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Thursday, October 13, 2016

What Scientists and Philosophers Say About Our Right to Visit Inhabited Planets | Big Think (blog)

Photo: Scotty Hendricks
"Mars has captivated humanity since the time of ancient Babylonian astronomers." according to Scotty Hendricks, Iowa based writer and educator. Part time philosopher. 
Have we overstepped our bounds in sending probes to Mars?
Photo: Getty Images

In the modern era, the idea of life on Mars has been a focus of such great minds as H.G. Wells, Carl Sagan, and David Bowie. As Big Think has mentioned in the last week or two, plans are underway to take humanity to Mars within the next two decades. President Obama has even channeled John F. Kennedy in his recent endorsement of sending a person to Mars and “returning them safely to the Earth”.

There is no shortage of people who want us to get to Mars, but less noticed among them are the people who ask, “Should we go?”. While the reasons that would compel us to go to Mars are many and substantial there is a vital question that must be considered. 

What if there is already life on Mars? Should we still go if there is?
Suppose for a moment that we discovered tomorrow that there was life on Mars, most certainly it would be limited to microscopic life, but it would still be life. It would be the most significant discovery in the history of science. Would mankind be entitled to colonize Mars in this case? Could we claim it was still moral to do so?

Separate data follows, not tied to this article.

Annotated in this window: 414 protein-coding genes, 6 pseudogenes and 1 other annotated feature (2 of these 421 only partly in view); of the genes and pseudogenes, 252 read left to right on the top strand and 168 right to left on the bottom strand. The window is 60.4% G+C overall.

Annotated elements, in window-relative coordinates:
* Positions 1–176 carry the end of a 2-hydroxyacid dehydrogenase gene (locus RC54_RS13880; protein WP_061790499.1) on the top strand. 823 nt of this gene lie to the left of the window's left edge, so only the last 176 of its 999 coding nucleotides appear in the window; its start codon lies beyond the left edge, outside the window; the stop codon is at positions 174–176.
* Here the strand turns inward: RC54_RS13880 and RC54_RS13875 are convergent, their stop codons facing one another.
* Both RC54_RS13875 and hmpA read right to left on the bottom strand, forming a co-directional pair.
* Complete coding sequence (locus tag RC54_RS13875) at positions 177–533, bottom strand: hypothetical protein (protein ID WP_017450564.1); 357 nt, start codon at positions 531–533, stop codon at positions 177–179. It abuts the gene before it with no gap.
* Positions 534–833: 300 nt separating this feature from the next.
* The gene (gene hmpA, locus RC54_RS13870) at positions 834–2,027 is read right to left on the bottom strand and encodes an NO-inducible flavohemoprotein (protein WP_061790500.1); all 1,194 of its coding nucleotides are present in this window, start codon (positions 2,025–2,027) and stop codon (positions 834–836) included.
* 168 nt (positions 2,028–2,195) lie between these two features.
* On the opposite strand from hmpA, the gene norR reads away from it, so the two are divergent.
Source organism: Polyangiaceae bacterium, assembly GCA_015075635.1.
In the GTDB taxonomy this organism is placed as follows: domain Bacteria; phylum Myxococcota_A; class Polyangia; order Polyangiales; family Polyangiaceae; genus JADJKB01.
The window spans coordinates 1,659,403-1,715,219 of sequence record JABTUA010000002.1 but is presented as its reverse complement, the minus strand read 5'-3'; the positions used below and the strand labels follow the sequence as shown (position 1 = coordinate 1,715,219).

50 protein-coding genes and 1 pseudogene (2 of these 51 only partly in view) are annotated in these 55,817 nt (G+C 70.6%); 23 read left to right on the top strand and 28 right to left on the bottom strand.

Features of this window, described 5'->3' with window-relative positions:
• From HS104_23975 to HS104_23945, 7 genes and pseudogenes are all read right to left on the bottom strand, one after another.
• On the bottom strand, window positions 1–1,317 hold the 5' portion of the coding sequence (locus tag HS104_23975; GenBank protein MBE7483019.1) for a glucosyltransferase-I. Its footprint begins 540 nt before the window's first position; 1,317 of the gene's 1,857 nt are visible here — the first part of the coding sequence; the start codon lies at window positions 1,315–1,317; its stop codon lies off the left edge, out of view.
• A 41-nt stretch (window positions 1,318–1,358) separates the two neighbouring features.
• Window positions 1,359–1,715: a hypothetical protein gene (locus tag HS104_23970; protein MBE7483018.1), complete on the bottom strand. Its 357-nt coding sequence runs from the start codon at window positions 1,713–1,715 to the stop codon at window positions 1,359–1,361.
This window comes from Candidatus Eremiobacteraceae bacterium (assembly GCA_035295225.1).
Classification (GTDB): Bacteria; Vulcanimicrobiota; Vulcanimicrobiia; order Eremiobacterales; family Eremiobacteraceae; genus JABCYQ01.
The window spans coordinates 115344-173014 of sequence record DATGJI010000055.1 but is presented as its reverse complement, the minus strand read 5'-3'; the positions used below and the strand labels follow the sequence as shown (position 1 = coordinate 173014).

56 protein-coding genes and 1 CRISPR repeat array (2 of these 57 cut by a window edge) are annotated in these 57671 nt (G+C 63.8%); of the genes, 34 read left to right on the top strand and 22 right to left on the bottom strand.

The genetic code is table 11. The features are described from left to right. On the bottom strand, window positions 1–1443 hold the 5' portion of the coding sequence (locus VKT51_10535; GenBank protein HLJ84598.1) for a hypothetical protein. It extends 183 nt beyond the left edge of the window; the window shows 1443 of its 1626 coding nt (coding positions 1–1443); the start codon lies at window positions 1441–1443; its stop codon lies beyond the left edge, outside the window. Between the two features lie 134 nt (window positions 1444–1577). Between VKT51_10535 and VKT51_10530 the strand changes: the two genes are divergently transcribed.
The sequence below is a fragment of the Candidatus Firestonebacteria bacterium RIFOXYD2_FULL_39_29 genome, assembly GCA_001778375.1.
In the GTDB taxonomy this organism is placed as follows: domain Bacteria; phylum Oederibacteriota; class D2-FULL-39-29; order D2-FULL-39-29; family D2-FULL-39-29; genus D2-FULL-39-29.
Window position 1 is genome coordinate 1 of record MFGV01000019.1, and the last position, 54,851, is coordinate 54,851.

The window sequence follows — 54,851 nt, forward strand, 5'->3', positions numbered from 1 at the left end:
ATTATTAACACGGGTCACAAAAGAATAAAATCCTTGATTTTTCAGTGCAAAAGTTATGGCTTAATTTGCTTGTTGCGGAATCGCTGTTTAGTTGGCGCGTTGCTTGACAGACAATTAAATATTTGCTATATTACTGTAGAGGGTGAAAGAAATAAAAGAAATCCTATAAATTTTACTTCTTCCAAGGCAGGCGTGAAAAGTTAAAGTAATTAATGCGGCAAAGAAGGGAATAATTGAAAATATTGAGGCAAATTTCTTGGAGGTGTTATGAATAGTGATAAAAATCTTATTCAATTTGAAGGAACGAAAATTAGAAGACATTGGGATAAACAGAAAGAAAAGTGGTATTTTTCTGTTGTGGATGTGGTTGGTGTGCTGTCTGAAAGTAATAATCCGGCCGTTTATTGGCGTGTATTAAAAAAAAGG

One of the greatest advocates of space exploration in the 20th century, Carl Sagan, said no. In the chapter 'Blues for a Red Planet' in his book Cosmos, he discusses the idea fully: "If there is life on Mars, I believe we should do nothing with Mars. Mars then belongs to the Martians, even if the Martians are only microbes. When he wrote that in 1980, inconclusive evidence on such life being on Mars from the Viking landers made his statement incredibly relevant.

While we might consider the idea of life on Mars less likely than he did, the question he tries to answer remains important. Especially when mankind moves beyond Mars and towards other candidates for life harboring worlds such as Europa, Titan, or Enceladus.   

Sagan was opposed to anthropocentrism, the belief that humans are exceptional or otherwise extremely significant, both on Earth and in the universe. In defending the rights of Martian microbes to their planet, Sagan suggests that all life has great value and that our ability to get to Mars does not constitute a right to colonize it. His position was reflected here on Earth through his support of the Cornell Students for the Ethical Treatment of Animals, as their faculty advisor.

On the other hand, the argument could be made that the life we are most likely to find on Mars, if any, would be microbial and thus perhaps not entitled to any special rights. After all, who cares for the rights of microbes on Earth?

Consider a few methods of deciding who has certain rights in modern philosophy. They tend to run into the issue of anthropocentrism, and find it difficult to protect the rights, if any, of non-human life. Microbes get left out entirely.

Source: Big Think (blog) 

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